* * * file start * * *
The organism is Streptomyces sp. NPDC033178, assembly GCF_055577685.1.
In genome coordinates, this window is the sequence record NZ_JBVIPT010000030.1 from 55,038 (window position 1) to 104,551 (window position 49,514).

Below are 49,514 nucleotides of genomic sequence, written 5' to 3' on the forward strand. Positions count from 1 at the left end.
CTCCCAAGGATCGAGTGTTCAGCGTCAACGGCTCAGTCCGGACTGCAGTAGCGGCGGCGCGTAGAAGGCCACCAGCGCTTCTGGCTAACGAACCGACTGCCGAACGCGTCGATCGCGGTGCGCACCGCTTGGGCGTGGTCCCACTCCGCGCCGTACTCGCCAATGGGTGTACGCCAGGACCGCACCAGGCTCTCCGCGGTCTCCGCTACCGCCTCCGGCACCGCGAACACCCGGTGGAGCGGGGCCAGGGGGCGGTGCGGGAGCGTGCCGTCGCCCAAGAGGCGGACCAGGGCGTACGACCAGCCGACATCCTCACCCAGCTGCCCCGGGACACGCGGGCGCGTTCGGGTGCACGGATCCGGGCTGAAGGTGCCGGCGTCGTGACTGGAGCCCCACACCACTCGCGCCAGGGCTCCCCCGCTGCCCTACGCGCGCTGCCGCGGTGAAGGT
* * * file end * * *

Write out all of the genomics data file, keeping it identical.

The organism is Streptomyces sp. NPDC033178, assembly GCF_055577685.1.
In genome coordinates, this window is the sequence record NZ_JBVIPT010000030.1 from 55,038 (window position 1) to 104,551 (window position 49,514).

Below are 49,514 nucleotides of genomic sequence, written 5' to 3' on the forward strand. Positions count from 1 at the left end.
CTCCCAAGGATCGAGTGTTCAGCGTCAACGGCTCAGTCCGGACTGCAGTAGCGGCGGCGCGTAGAAGGCCACCAGCGCTTCTGGCTAACGAACCGACTGCCGAACGCGTCGATCGCGGTGCGCACCGCTTGGGCGTGGTCCCACTCCGCGCCGTACTCGCCAATGGGTGTACGCCAGGACCGCACCAGGCTCTCCGCGGTCTCCGCTACCGCCTCCGGCACCGCGAACACCCGGTGGAGCGGGGCCAGGGGGCGGTGCGGGAGCGTGCCGTCGCCCAAGAGGCGGACCAGGGCGTACGACCAGCCGACATCCTCACCCAGCTGCCCCGGGACACGCGGGCGCGTTCGGGTGCACGGATCCGGGCTGAAGGTGCCGGCGTCGTGACTGGAGCCCCACACCACTCGCGCCAGGGCTCCCCCGCTGCCCTACGCGCGCTGCCGCGGTGAAGGT